The betting cards only contain numbers and the dice, camels and board are all colour coded so Camel Up! easily crosses language barriers. It is a fun and fast-paced game of strategy and luck.

Check out what other people are saying about Camel Up! on Amazon.

5. Carcassonne

carcassonne with yellow and blue meeples and tiles
Carcassonne

Number of players: 2-5
Time to play: 30-45 minutes

As a Eurogame, Carcassonne was designed to be used across all the languages in Europe so it’s great for players who speak different languages. The game includes meeples, tiles with pictures and a score track with numbers.

Players take it turns to select a random tile from the stack and play it immediately. They then place one of their meeples on the tile if they want to. Their meeple can either be a farmer, monk, thief or knight. Each has a slightly different role and can score different points but the rules are very easy to grasp.

The simple mechanics and combination of luck and strategy make Carcassonne a classic board game that most people enjoy.

It has sold millions of copies so it is definitely worth checking out Carcassonne on Amazon.

6. Magic Maze

Magic Maze co-op board game
Magic Maze co-op board game

Number of players: 1-8
Time to play: 15 minutes

There is no talking in Magic Maze at all! In fact, it’s against the rules. Perfect for a mixed language group!

In the game, the players have 15 minutes to move all the pawns around the maze, collect their items and get to their exits. But each player can only move the pawns in a particular direction or use a particular ability.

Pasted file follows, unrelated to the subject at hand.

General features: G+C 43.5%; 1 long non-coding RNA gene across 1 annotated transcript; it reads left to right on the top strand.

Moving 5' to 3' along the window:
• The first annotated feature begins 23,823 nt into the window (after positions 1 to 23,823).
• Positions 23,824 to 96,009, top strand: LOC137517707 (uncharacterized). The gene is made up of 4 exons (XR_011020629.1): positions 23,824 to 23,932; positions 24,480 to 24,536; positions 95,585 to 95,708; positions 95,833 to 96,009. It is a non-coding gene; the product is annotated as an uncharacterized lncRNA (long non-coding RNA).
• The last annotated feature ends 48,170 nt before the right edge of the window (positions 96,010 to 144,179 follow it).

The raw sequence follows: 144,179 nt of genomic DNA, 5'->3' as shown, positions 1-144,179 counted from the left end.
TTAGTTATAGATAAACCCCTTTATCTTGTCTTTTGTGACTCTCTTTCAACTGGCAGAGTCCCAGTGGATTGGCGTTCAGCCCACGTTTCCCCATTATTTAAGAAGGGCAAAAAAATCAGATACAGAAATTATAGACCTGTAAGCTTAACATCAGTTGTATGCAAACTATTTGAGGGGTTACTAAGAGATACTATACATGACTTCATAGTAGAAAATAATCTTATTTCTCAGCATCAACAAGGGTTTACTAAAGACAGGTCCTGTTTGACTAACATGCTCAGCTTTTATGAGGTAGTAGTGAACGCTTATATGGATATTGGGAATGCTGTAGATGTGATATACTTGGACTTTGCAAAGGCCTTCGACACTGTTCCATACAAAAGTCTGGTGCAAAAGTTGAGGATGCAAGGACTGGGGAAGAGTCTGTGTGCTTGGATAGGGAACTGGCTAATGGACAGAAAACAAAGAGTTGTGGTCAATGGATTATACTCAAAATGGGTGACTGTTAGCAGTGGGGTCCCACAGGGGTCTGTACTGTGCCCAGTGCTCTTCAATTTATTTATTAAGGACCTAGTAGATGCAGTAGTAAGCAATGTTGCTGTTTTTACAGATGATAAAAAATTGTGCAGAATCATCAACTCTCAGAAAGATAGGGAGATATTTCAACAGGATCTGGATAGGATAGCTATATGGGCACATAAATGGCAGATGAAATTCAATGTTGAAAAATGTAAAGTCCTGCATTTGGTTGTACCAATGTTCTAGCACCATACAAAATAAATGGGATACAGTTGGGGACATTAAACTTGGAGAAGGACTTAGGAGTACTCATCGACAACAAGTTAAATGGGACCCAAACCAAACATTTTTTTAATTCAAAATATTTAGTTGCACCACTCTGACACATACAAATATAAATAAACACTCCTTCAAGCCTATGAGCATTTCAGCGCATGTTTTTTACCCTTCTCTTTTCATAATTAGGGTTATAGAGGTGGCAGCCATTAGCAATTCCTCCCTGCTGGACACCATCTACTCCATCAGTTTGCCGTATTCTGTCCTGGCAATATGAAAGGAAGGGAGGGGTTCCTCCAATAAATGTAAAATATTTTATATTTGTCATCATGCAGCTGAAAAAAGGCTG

For example, I could only move pawns to the south, another player can only move them to the west, another can move them to the north and use the escalators etc.

What each player can do is printed using symbols on cards which match the symbols on the board so it’s very easy to understand.

Check out Magic Maze on Amazon for more details on the game.

7. Tsuro: Of the Seas

Tsuro: Of the Seas board game
Tsuro: Of the Seas

Number of players: 2-8
Time to play: 30 minutes

Tsuro: Of the Seas is a super simple tile placement game. Each player has a ship and they play a tile each turn to set its course through the seas.

Each tile has a series of lines on it, all which must line up to the other tiles around it. As soon as a tile is played the player must move their ship to the end of the line their ship is sailing along. If the tile connects to another player’s line, that player must move their ship too.

The trick of the game is to play your tiles so that our opponents sail off the edge of the board but your ship remains on it! Players also need to avoid the sea creatures which randomly move around the board on certain dice rolls.

Tsuro: Of the Seas starts off quite relaxed and fun as you move your ships along the swirly lines. But as the board gets more and more crowded the game gets more intense!